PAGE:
Product Dictionary

Biocides

Biocides

Pesticides in the living room

What is called pesticides in gardening and agriculture is called biocides in the household. Sometimes they are the same substances in a different application, sometimes they are different substances. Biocides fight pests and nuisances such as insects, mice or rats, but also algae, fungi or bacteria.

Many everyday products such as mosquito sprays or antibacterial cleaning and washing products contain biocides that are intended to harm or kill living organisms. This also poses a risk to the health of the user.

Let us take as an example a substance that is supposed to kill the fly or mosquito by paralysing the insect’s nervous system. This substance does not decide where and on which living being it acts – it is applied in the household and unfolds its effect everywhere. Unfortunately, it is the case that these poisons also have an effect on humans. Due to the dose and the active ingredient, it is not acutely dangerous to health, but in the sum and in the long term it is.

There are other problems with the antimicrobial cleaners and lotions. For one thing, the biocides in the cleaners directly as a substance can cause respiratory problems and nervous system disorders. Secondly, we are not doing our immune system any favours by trying to eliminate all microbes. It reacts with an increased risk of allergies and eczema. In children, you don’t give the immune system the chance to be trained, which is a big risk. It is also the case that no remedy helps against all relevant viruses and bacteria.

Medical studies have shown: Those who handle hygiene spray, disinfectant gel and other antibacterial agents in the household are no better protected against infections than someone who uses normal soaps. On the contrary: the disinfectants also kill the harmless germs. Where the good bacteria live, there is no place for pathogens. Therefore, we should not strive for a disinfected environment. (This does not apply in hospitals, for example, where other pathogens meet weakened people).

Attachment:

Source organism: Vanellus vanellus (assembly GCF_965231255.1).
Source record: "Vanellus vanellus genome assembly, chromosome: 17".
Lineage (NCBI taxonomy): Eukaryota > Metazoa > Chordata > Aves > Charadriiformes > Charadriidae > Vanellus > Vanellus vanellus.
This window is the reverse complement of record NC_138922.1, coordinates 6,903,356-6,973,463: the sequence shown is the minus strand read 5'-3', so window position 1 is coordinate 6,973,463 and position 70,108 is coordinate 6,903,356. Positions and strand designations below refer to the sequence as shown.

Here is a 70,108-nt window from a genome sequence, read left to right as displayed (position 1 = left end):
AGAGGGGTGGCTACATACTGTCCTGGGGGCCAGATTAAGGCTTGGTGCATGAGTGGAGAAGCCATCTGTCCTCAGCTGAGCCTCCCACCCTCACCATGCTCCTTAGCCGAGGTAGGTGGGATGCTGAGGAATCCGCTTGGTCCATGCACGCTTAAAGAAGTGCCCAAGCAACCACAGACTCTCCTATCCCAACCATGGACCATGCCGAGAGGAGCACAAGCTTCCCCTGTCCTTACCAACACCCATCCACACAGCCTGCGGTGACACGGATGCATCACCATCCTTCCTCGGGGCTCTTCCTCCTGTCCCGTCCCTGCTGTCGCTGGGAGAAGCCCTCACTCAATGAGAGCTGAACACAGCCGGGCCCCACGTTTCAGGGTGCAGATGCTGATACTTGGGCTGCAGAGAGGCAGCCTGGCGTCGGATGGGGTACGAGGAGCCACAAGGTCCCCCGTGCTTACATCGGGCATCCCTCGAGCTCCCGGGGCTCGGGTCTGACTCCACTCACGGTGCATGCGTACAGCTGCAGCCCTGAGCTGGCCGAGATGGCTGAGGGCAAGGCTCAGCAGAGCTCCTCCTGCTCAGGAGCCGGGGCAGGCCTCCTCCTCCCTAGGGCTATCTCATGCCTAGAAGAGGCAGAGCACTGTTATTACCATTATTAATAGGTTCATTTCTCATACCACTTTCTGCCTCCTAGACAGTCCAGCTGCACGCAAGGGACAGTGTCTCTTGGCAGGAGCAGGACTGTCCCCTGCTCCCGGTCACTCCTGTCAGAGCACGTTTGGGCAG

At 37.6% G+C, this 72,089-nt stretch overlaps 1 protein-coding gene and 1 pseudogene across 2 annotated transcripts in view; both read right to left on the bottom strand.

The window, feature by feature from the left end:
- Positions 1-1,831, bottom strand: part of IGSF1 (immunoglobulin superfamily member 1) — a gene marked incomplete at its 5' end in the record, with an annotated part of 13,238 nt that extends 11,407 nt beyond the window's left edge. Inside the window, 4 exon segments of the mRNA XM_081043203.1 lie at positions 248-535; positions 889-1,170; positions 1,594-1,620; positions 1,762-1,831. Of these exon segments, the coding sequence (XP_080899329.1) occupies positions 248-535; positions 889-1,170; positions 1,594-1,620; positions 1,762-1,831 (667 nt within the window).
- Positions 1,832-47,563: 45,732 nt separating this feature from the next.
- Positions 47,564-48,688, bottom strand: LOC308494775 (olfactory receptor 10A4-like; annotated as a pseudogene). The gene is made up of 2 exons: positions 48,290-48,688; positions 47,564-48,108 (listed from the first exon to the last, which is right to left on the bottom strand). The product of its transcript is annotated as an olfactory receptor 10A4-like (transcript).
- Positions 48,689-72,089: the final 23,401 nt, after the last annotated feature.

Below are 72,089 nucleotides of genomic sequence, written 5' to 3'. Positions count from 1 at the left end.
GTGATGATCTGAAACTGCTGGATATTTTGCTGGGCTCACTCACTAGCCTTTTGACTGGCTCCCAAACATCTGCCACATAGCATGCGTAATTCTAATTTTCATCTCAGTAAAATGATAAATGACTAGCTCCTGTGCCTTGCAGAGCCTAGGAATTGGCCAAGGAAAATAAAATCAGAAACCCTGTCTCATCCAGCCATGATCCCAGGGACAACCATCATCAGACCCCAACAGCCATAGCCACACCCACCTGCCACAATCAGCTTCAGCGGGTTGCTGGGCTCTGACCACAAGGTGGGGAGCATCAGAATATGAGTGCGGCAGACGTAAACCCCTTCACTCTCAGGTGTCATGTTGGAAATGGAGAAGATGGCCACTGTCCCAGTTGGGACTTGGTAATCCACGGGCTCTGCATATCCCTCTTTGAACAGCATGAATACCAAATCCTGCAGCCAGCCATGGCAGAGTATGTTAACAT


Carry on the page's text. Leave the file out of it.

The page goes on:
Advertising often suggests the opposite – viruses and germs lurk everywhere, so hand disinfection has become a modern gesture through heavy advertising. But cleanliness in itself is not bad. It’s just that disinfectants are not the right means to achieve it. In everyday life, normal soaps, cleaning agents and detergents are quite sufficient.

The influence of biocides goes beyond our own household: if the agents end up in the drain, they hinder the sewage treatment plant, which uses bacteria as cleaning helpers. Some of them are also found in streams and rivers, where they continue to have a disinfecting, i.e. toxic, effect on aquatic organisms.

What criteria can I use as a guide when shopping to avoid the biocides in cleaners? Caution is advised with products that advertise themselves as ‘superpower’, ‘disinfection’, ‘hygiene’, ‘bactericidal’ or ‘fungicidal’. Products that have been awarded the SDK‘s ‘Clever Akafen’ label offer reliable guidance.